Title: Everything I Know About Love

Author: Dolly Alderton

Published: February 2020

Genres: Memoir/Feminism




The wildly funny, occasionally heartbreaking internationally bestselling memoir about growing up, growing older, and learning to navigate friendships, jobs, loss, and love along the ride. When it comes to the trials and triumphs of becoming an adult, journalist and former Sunday Times columnist Dolly Alderton has seen and tried it all. In her memoir, she vividly recounts falling in love, finding a job, getting drunk, getting dumped, realizing that Ivan from the corner shop might just be the only reliable man in her life, and that absolutely no one can ever compare to her best girlfriends. Everything I Know About Love is about bad dates, good friends and—above all else— realizing that you are enough.


NICKY'S REVIEW   ⭐️⭐️⭐️⭐️⭐️

Dolly Alderton will now take her rightful place next to Michelle Obama at my imaginary dream guest dinner table. She is an actual VIBE and I am ALL ABOUT IT, hence the ⭐️⭐️⭐️⭐️⭐️. This memoir for me was equally as adorable and amazing. Through the heartbreaks, drunken stories, love, loss, fights and friendships, I laughed and I cried. It was raw, honest and an accurate telling of the triumphs and tribulations of the 20s which many of us have no idea how to navigate, with a fair few hard lessons along the way. There is an overarching pretence of the value of our friendships and the love they give us. The friendship between Dolly and her best friend Farley, without giving too much away, is the absolute highlight. It made my heart burst. So much of their story rang true as well as inspired me, it also made me think about @taylamcdonnell about 80% of the time. Overall, I would describe this memoir as a hug for the soul.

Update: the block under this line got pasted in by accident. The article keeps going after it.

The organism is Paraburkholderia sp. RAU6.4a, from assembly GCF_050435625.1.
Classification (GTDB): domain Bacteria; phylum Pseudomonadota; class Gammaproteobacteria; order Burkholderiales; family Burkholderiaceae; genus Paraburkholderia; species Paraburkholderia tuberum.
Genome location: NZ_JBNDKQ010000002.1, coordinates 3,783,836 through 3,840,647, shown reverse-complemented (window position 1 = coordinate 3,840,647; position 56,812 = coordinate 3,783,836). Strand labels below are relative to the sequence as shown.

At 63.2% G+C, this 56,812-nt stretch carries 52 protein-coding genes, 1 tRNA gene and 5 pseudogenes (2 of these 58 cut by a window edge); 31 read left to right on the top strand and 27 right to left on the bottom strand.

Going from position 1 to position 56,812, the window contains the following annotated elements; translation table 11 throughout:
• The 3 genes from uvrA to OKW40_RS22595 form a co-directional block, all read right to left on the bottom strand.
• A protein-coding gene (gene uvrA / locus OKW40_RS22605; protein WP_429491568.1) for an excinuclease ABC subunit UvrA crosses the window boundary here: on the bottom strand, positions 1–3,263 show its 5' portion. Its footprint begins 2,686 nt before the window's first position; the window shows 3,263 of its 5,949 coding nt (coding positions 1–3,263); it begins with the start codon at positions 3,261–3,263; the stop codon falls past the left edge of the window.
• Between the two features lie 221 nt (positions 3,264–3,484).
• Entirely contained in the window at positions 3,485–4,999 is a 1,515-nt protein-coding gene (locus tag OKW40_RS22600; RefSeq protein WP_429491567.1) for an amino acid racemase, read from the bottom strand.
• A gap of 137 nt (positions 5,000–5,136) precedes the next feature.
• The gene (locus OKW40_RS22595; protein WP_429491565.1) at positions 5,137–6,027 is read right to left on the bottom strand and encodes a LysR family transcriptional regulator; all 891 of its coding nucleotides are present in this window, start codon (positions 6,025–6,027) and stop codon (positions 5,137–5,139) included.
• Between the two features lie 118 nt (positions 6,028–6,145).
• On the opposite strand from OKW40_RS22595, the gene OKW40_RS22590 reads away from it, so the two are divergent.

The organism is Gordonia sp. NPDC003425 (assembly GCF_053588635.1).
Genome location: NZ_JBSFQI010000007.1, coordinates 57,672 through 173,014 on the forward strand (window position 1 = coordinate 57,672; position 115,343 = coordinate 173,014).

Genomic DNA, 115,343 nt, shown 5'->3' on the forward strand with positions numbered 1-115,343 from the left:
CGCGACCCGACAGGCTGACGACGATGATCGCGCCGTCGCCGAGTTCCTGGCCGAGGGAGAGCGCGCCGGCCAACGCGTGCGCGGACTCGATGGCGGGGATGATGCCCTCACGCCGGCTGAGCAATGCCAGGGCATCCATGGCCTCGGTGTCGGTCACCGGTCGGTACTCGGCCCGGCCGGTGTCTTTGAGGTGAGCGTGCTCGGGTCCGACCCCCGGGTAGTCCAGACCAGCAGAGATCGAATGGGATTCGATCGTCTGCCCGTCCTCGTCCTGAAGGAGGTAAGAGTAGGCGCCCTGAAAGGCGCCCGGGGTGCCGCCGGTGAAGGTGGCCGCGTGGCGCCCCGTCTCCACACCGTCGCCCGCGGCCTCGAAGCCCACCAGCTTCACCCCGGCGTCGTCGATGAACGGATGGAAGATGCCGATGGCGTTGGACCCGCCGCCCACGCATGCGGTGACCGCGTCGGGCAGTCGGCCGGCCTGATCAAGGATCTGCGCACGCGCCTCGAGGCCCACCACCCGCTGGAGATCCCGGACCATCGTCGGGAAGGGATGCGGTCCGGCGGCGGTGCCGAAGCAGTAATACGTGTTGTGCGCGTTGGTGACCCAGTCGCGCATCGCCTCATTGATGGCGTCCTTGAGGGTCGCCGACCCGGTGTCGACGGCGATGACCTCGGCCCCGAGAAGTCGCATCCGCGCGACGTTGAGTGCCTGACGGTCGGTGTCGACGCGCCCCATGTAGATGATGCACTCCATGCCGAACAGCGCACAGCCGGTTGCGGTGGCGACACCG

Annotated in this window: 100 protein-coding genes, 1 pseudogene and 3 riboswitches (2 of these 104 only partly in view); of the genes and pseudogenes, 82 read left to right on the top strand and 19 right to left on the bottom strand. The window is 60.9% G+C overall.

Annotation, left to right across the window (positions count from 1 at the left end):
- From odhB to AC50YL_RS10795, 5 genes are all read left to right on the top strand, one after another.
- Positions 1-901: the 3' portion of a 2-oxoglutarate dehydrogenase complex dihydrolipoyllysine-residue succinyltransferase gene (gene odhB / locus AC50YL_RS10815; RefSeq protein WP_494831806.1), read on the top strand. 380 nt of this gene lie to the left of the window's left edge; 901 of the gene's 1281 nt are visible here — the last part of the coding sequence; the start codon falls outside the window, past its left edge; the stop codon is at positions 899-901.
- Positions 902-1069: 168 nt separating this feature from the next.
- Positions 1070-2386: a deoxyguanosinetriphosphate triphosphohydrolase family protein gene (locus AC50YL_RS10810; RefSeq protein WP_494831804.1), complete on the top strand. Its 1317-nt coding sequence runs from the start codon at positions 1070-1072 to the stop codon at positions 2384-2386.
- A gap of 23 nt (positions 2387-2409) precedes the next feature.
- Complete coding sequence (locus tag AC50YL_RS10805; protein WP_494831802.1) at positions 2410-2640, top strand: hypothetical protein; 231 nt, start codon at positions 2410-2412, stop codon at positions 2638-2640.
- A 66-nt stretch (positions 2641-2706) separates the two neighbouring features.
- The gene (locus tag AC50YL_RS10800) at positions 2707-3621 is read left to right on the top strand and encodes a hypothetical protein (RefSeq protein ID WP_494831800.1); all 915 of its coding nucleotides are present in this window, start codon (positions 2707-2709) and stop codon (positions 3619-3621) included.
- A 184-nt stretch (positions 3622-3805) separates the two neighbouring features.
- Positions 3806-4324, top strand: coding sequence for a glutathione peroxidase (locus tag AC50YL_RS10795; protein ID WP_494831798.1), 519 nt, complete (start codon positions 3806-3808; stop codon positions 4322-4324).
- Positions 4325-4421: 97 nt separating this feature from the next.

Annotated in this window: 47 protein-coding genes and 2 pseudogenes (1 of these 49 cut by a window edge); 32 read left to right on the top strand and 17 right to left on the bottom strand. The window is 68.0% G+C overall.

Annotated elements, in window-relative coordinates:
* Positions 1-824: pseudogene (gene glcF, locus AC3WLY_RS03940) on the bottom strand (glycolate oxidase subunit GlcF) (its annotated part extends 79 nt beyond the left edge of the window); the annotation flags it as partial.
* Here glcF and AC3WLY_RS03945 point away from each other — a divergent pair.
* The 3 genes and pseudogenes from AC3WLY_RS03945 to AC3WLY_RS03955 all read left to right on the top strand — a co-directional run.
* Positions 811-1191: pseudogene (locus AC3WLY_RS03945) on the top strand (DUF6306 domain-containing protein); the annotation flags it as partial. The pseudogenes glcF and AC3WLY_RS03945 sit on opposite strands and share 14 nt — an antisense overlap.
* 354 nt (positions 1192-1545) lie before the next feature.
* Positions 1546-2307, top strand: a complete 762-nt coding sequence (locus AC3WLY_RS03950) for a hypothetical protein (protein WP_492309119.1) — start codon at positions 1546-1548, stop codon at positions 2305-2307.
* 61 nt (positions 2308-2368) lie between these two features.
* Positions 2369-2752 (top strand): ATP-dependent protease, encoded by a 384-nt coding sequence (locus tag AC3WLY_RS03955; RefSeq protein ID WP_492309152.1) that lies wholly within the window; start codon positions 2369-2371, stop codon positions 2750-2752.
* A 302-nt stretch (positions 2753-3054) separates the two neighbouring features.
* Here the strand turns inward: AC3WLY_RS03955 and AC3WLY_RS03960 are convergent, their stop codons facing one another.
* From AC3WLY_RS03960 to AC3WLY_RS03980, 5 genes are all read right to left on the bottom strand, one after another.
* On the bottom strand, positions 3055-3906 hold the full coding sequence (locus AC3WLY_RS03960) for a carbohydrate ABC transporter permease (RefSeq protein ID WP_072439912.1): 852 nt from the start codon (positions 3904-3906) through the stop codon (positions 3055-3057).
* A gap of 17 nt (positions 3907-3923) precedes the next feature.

Ok guys, just hear me out... I can understand the appeal with this one, but at the same time, don't you think you could have just read the last 20% of the book and walked away all the same? For me, there was a whole lot of romanticising alcohol and drug abuse, and not much of anything else. UNTIL it got down to business and she recapped the ‘28 lessons I learnt in 28 years’, which I loved. I was struggling big time trying to relate to her and her (at times) self-serving behaviour, particularly when it came to Farley finding a man. I was disengaged for most of the novel and would have given up had it not been for Nicky's incessant glorification of it. If anything, I thought it shed a welcome light on mental health, anxiety and the value of therapy. P.S. surely people like Adam don't actually exist? Anyone know an Adam? Hit me up.



Eating disorders, grief/loss.

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